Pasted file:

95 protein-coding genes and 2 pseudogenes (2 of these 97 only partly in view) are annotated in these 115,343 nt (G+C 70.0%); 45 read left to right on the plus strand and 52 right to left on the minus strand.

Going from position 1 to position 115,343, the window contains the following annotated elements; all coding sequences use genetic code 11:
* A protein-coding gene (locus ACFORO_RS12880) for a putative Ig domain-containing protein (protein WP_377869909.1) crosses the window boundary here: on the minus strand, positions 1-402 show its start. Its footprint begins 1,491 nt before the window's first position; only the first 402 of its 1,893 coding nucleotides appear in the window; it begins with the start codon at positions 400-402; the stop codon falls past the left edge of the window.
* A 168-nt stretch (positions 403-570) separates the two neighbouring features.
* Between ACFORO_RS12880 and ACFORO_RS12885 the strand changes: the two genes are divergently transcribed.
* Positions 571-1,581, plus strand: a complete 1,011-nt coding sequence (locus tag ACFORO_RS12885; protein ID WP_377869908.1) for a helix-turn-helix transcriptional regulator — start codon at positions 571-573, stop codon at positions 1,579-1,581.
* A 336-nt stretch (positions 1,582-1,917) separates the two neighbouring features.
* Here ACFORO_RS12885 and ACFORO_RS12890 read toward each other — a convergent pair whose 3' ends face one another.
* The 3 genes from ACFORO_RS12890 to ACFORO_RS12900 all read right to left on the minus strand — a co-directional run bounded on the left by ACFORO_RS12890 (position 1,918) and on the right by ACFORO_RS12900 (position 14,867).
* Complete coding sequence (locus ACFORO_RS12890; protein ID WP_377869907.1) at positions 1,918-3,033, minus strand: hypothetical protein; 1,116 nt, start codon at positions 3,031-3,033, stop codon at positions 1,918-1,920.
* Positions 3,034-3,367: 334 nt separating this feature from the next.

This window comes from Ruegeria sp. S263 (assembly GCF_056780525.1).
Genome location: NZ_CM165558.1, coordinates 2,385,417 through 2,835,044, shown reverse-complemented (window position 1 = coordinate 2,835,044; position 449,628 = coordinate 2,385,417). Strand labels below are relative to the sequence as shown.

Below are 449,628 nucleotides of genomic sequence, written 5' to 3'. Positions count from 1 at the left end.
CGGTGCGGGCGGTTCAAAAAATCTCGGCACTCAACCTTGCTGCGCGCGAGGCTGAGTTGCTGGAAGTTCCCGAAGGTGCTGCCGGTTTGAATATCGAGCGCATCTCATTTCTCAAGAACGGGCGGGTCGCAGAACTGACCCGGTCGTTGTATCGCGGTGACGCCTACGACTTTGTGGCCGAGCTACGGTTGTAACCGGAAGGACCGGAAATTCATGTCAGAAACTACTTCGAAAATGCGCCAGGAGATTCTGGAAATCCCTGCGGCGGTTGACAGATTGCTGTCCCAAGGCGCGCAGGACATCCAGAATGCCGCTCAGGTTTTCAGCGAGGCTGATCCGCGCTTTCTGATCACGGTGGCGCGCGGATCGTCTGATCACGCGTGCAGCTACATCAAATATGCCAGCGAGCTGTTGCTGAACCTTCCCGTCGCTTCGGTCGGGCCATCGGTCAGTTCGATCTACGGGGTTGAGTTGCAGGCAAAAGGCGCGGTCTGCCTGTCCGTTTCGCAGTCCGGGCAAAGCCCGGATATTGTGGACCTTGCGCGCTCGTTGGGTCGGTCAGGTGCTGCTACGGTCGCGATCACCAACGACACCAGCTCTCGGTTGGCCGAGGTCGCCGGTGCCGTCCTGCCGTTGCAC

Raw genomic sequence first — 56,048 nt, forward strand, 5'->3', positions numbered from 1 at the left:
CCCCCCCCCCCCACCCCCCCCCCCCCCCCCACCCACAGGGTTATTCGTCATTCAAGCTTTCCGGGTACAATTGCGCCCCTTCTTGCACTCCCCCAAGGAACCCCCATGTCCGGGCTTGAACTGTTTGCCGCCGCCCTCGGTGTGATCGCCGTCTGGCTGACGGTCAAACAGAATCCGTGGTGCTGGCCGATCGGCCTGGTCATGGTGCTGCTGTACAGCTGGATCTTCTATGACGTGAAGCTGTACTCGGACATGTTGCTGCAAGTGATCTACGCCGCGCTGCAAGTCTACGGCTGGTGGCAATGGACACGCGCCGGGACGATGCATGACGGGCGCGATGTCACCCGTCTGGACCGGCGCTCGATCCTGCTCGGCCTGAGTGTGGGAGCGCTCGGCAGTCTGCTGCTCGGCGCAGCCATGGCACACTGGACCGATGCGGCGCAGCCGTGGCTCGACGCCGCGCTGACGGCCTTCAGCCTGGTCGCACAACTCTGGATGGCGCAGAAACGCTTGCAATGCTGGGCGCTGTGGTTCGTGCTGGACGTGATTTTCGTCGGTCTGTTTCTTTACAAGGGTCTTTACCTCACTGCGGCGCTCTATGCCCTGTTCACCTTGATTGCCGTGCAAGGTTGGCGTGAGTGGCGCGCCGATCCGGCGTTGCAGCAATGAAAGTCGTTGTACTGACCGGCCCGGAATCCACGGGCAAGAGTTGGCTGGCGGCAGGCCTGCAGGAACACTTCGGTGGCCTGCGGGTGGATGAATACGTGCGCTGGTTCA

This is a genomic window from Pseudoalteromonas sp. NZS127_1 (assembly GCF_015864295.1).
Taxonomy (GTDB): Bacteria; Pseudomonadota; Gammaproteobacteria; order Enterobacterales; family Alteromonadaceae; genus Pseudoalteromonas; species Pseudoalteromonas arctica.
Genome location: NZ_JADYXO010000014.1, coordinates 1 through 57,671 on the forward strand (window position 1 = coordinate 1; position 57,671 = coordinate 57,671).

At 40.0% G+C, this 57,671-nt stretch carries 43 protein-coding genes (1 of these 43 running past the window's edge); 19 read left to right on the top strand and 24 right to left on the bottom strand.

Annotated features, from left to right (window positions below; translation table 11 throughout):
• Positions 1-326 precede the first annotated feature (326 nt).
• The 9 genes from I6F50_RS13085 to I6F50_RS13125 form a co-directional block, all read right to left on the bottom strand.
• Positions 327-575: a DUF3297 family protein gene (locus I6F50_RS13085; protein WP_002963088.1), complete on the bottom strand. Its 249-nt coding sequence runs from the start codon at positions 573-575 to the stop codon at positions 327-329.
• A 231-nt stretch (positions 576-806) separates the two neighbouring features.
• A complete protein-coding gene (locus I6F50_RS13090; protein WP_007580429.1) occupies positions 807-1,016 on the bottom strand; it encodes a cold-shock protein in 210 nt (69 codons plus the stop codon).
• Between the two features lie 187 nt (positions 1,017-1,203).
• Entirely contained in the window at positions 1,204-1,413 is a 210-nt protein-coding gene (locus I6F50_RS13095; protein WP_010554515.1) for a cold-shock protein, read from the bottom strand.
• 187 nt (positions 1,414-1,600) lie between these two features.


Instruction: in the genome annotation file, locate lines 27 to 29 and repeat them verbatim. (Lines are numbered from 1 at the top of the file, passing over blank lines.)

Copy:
• A complete protein-coding gene (locus I6F50_RS13090; protein WP_007580429.1) occupies positions 807-1,016 on the bottom strand; it encodes a cold-shock protein in 210 nt (69 codons plus the stop codon).
• Between the two features lie 187 nt (positions 1,017-1,203).
• Entirely contained in the window at positions 1,204-1,413 is a 210-nt protein-coding gene (locus I6F50_RS13095; protein WP_010554515.1) for a cold-shock protein, read from the bottom strand.